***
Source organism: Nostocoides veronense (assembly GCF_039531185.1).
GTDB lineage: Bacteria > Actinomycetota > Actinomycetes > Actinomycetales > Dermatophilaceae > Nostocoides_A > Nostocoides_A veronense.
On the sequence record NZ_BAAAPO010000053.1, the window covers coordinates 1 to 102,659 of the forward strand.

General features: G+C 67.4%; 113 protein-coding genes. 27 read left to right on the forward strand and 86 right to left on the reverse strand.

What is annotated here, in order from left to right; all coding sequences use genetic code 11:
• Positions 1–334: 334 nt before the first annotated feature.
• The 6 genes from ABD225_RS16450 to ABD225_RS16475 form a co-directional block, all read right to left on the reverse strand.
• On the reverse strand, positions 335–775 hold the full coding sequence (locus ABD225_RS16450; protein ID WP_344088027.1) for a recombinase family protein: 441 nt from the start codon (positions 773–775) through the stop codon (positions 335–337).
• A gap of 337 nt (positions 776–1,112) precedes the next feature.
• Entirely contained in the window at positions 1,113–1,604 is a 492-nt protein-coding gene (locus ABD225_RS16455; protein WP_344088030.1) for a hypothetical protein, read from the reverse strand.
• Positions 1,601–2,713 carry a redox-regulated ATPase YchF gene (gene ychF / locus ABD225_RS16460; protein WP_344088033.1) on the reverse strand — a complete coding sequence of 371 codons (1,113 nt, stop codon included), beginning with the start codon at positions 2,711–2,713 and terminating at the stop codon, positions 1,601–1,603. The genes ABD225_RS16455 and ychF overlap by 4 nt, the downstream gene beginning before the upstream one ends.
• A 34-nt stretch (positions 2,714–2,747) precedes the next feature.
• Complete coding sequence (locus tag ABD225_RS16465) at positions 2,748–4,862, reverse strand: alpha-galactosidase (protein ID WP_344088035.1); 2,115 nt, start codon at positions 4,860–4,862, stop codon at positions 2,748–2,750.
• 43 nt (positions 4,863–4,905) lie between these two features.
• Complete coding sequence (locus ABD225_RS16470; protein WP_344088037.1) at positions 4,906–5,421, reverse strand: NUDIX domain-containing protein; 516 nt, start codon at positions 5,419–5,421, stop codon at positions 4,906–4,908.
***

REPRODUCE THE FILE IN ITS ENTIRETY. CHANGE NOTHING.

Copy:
Source organism: Nostocoides veronense (assembly GCF_039531185.1).
GTDB lineage: Bacteria > Actinomycetota > Actinomycetes > Actinomycetales > Dermatophilaceae > Nostocoides_A > Nostocoides_A veronense.
On the sequence record NZ_BAAAPO010000053.1, the window covers coordinates 1 to 102,659 of the forward strand.

General features: G+C 67.4%; 113 protein-coding genes. 27 read left to right on the forward strand and 86 right to left on the reverse strand.

What is annotated here, in order from left to right; all coding sequences use genetic code 11:
• Positions 1–334: 334 nt before the first annotated feature.
• The 6 genes from ABD225_RS16450 to ABD225_RS16475 form a co-directional block, all read right to left on the reverse strand.
• On the reverse strand, positions 335–775 hold the full coding sequence (locus ABD225_RS16450; protein ID WP_344088027.1) for a recombinase family protein: 441 nt from the start codon (positions 773–775) through the stop codon (positions 335–337).
• A gap of 337 nt (positions 776–1,112) precedes the next feature.
• Entirely contained in the window at positions 1,113–1,604 is a 492-nt protein-coding gene (locus ABD225_RS16455; protein WP_344088030.1) for a hypothetical protein, read from the reverse strand.
• Positions 1,601–2,713 carry a redox-regulated ATPase YchF gene (gene ychF / locus ABD225_RS16460; protein WP_344088033.1) on the reverse strand — a complete coding sequence of 371 codons (1,113 nt, stop codon included), beginning with the start codon at positions 2,711–2,713 and terminating at the stop codon, positions 1,601–1,603. The genes ABD225_RS16455 and ychF overlap by 4 nt, the downstream gene beginning before the upstream one ends.
• A 34-nt stretch (positions 2,714–2,747) precedes the next feature.
• Complete coding sequence (locus tag ABD225_RS16465) at positions 2,748–4,862, reverse strand: alpha-galactosidase (protein ID WP_344088035.1); 2,115 nt, start codon at positions 4,860–4,862, stop codon at positions 2,748–2,750.
• 43 nt (positions 4,863–4,905) lie between these two features.
• Complete coding sequence (locus ABD225_RS16470; protein WP_344088037.1) at positions 4,906–5,421, reverse strand: NUDIX domain-containing protein; 516 nt, start codon at positions 5,419–5,421, stop codon at positions 4,906–4,908.